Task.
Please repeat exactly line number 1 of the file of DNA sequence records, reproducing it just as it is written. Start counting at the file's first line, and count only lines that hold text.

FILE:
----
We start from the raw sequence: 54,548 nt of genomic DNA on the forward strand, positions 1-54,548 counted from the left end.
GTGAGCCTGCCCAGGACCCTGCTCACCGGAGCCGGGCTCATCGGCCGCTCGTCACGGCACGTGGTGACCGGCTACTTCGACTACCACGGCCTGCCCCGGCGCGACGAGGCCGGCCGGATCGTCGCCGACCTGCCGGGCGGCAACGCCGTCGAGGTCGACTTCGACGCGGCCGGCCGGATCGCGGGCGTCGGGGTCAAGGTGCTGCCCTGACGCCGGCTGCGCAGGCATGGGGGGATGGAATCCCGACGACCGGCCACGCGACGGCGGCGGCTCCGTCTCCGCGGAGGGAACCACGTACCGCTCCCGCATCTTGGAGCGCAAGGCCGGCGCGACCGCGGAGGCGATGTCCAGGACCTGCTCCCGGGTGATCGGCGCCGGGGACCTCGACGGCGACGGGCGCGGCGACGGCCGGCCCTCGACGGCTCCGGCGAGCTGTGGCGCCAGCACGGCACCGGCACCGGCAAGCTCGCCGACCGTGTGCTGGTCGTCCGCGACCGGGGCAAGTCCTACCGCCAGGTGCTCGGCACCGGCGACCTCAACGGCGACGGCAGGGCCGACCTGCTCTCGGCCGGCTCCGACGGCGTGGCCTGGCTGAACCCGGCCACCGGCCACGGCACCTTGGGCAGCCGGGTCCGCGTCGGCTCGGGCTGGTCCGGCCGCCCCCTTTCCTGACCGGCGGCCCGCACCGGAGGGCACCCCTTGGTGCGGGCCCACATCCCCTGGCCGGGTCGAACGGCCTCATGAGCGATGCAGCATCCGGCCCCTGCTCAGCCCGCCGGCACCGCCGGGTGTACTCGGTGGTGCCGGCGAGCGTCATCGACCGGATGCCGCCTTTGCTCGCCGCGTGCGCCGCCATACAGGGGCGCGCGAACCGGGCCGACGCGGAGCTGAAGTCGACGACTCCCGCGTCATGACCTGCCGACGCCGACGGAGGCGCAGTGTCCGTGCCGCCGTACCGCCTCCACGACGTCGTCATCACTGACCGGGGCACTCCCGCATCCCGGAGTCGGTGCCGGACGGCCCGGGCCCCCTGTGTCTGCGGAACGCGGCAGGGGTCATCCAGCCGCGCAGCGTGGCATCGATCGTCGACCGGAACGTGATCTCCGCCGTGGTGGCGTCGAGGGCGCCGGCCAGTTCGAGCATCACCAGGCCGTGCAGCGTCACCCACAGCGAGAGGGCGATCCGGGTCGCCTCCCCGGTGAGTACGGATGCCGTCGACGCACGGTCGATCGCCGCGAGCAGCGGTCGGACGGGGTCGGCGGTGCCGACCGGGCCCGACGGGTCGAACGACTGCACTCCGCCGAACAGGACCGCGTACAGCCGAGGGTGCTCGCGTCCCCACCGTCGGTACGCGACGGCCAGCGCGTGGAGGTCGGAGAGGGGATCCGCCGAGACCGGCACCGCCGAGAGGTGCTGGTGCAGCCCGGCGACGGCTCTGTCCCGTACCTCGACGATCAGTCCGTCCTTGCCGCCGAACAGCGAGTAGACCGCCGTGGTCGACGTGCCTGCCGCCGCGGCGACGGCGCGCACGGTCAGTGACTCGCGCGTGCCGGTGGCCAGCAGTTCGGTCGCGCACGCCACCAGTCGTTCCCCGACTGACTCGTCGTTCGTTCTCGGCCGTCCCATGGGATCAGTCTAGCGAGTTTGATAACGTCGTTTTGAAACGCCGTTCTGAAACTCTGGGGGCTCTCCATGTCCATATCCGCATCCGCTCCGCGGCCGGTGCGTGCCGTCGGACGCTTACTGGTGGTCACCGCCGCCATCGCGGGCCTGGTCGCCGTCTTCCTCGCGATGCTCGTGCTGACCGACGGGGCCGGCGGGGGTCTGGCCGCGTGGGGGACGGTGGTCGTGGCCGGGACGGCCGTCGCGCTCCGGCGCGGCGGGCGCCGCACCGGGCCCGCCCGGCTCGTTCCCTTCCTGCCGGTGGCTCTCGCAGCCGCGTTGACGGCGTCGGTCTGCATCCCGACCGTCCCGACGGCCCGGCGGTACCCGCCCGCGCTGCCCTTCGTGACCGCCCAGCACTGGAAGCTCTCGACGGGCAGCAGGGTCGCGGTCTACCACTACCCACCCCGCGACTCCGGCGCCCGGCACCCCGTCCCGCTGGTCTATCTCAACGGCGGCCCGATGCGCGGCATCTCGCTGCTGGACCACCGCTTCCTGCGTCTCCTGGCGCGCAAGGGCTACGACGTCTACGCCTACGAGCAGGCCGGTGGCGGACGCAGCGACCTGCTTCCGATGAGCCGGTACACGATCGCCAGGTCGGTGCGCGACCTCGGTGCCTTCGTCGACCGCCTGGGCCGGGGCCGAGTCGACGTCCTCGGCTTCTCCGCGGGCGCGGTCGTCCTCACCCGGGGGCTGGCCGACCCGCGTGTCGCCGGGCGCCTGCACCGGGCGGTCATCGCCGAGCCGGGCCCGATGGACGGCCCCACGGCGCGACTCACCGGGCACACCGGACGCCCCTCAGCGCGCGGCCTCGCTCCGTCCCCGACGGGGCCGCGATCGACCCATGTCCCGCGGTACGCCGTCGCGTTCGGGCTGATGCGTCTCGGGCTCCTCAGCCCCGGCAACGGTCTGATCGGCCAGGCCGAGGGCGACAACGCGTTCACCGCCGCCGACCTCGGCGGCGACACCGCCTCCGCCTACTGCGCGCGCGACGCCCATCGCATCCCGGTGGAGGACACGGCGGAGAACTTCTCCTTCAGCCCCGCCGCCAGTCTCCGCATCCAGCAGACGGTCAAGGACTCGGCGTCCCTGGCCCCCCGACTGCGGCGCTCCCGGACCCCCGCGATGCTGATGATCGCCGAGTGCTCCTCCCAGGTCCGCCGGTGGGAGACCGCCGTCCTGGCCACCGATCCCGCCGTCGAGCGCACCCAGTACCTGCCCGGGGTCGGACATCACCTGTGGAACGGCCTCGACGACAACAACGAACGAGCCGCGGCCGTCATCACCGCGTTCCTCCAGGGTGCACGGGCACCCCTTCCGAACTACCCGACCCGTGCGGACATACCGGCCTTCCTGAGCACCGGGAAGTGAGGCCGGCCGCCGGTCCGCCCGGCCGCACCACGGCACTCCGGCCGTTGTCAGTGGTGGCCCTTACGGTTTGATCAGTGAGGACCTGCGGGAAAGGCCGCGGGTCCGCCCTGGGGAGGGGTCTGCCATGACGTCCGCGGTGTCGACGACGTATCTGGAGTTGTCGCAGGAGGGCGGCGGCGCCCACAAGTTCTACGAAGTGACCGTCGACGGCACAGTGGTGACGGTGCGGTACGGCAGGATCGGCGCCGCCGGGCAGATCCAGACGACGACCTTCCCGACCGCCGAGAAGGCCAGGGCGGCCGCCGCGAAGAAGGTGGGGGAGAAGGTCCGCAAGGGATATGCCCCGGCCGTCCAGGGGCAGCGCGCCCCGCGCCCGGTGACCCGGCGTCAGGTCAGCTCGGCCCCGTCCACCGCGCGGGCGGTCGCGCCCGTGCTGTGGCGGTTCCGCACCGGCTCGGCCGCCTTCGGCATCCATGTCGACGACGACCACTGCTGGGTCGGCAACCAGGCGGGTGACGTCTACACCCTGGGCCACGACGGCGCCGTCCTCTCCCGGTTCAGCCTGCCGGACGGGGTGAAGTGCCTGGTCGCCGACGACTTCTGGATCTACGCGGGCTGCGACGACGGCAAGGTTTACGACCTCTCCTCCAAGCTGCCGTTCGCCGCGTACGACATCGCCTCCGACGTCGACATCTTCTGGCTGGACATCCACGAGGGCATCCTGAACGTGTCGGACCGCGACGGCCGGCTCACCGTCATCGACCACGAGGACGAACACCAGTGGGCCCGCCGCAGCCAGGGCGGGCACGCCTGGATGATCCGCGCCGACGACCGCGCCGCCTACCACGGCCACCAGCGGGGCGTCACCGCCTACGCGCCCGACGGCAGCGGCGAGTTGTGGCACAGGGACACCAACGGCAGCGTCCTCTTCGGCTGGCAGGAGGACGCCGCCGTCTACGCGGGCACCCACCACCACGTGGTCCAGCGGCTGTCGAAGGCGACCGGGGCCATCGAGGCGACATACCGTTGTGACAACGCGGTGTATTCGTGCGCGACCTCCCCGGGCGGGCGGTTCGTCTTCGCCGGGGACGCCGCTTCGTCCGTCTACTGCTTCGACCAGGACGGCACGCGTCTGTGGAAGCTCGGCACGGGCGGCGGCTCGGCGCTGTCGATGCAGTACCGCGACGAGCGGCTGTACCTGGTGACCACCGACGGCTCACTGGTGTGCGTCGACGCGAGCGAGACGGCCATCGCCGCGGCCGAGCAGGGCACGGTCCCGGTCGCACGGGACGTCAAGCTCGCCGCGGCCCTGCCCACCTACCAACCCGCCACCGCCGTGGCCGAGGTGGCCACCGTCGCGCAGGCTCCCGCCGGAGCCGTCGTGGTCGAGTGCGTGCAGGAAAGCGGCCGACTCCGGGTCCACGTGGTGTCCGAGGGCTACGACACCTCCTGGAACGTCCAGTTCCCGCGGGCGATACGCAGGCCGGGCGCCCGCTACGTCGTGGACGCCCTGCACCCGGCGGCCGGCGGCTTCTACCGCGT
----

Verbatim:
We start from the raw sequence: 54,548 nt of genomic DNA on the forward strand, positions 1-54,548 counted from the left end.